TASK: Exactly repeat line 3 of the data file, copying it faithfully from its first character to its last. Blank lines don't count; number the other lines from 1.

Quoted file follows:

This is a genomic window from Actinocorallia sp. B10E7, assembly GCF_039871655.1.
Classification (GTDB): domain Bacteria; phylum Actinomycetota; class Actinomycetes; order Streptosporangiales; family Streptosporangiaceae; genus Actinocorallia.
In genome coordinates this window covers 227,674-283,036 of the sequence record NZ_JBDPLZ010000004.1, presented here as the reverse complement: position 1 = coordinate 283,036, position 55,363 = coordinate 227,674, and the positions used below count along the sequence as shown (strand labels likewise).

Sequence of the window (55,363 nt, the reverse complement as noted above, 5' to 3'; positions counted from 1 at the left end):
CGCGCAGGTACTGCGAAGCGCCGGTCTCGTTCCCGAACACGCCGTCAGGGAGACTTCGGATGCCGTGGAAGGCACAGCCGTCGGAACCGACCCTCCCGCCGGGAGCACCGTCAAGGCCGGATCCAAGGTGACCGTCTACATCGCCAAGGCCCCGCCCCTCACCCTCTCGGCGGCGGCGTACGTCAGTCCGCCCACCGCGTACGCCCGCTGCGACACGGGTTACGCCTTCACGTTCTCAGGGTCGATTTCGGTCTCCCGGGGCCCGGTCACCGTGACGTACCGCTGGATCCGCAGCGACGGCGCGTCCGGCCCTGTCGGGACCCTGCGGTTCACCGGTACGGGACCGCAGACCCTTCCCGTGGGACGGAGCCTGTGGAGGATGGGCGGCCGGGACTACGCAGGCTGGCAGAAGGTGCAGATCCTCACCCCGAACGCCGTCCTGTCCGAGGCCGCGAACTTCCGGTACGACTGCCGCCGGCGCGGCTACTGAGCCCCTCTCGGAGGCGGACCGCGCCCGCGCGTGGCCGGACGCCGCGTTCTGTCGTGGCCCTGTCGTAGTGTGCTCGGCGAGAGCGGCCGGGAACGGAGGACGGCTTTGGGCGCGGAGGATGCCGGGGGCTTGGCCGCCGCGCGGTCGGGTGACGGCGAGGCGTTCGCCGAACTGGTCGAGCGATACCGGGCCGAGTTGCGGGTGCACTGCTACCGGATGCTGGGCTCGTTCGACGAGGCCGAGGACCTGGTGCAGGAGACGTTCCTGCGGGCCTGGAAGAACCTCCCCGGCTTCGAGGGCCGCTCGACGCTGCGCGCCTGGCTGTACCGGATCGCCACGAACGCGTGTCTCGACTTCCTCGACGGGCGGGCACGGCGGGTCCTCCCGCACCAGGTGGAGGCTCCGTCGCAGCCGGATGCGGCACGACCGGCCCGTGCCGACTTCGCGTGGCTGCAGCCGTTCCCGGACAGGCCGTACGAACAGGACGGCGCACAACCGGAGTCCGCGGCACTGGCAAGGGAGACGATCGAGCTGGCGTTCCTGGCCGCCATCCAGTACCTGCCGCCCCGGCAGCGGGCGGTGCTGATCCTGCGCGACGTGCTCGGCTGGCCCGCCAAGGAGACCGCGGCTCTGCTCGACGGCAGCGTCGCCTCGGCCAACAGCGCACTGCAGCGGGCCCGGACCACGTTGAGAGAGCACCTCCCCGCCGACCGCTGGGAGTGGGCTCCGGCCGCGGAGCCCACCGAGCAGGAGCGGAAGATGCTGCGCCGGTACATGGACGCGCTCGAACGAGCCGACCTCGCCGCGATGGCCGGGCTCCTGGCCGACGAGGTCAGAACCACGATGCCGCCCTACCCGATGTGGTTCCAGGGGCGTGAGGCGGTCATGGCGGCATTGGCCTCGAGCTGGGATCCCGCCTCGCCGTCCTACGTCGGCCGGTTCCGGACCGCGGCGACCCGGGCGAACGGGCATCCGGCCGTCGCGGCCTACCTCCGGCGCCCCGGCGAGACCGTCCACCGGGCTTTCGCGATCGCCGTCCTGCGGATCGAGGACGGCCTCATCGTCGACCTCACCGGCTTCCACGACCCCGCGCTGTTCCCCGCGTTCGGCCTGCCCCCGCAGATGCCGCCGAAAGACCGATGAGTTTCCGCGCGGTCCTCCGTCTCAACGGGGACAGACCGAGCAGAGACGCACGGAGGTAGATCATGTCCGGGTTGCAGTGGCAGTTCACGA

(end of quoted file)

In genome coordinates this window covers 227,674-283,036 of the sequence record NZ_JBDPLZ010000004.1, presented here as the reverse complement: position 1 = coordinate 283,036, position 55,363 = coordinate 227,674, and the positions used below count along the sequence as shown (strand labels likewise).